“We don’t have enough independent thinkers. On boards, we tend to get into group thinking in terms of where it goes.” –John Reynolds
If you’re new to the podcast, today’s episode is a continuation of the conversation we started last week with Dr. John Reynolds on the topic of boardsmanship. John is a foremost authority on nonprofit boards and we’re honored to have him as a guest.
If you’re a member of a nonprofit board, you will want to pay particular attention to John’s comments on recruiting and retaining board members who are in their twenties and thirties.
There’s definitely a difference between the way men and women in this age group view how they spend their time and thus what they are willing to commit to compared to how people in their late fifties, sixties, and seventies view this.
As the boardsmanship baton is passed from one generation to the next, the composition of boards and what boardsmanship looks like is going to change. We have to be willing participants in that change.
As a reminder, please be sure to share this podcast with the nonprofit board members you know, particularly if they are new members to board service. They will find these conversations with Dr. John Reynolds very helpful in their journey to becoming an effective nonprofit board member.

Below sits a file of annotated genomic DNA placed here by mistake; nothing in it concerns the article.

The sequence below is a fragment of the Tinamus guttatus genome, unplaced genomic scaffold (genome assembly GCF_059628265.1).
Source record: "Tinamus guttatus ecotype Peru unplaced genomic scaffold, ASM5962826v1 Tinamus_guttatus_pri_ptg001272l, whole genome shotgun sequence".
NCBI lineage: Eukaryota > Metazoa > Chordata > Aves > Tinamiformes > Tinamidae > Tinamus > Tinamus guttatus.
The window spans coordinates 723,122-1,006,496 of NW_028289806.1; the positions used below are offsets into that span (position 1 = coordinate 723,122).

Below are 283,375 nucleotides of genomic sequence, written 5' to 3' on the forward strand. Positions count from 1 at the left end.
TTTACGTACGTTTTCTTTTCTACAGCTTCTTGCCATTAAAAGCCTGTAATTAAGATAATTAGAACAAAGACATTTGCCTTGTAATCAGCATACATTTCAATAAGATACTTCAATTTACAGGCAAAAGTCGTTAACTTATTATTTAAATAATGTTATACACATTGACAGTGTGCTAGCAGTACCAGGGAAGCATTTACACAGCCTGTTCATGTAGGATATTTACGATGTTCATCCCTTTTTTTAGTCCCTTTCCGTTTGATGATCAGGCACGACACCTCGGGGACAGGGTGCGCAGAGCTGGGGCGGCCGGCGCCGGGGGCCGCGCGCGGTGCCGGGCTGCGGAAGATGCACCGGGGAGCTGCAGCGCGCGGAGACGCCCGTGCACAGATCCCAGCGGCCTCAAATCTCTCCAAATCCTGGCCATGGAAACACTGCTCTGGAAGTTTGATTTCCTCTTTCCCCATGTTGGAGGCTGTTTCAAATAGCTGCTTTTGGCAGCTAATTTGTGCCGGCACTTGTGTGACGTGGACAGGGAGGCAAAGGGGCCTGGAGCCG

Join me now as I pick up where we left off with Dr. John Reynolds last week.
“I believe board composition will change quite dramatically in the next decade.” – John Reynolds
[2:20] – Dr. John Reynolds comments on the importance of the board chair.
[5:11] – The role of the board chair, as described by John.
[7:10] – John explains how a good board chair can lead the board in self-evaluation.
[7:58] – How better boards work peer evaluations into self-assessments.
[9:00] – The value of evaluating the chair.
[10:28] – John’s observations on why boards turnover.
[11:54] – Why some of John’s best board members only served for a couple of years.
[14:13] – John shares a story about interviewing a potential board member who didn’t have time to be on a board but still wanted to help.
[16:23] – John reacts to Dr. Alan Cureton’s “oblique” recruiting tool.
[17:55] – How does John counsel his board members on succession planning?
[20:31] – The two pieces of term outs, according to John.
[22:35] – John’s experience with presidents grooming their successors as part of their succession plans.
[24:43] – Is anybody doing a good job with getting Millennials and Gen X people on boards?
[26:06] – John convinces his (mostly traditional) board members to take the company remote.
[27:10] – John talks about how Millennials and Gen Z people are mislabelled.
“I think we will see with the next generation of board members saying there has to be a cause, there has to be significance to what the organization is doing. Otherwise, they’re going to have no interest in [being a part of it].” – John Reynolds
Links and Resources
Los Angeles Pacific University
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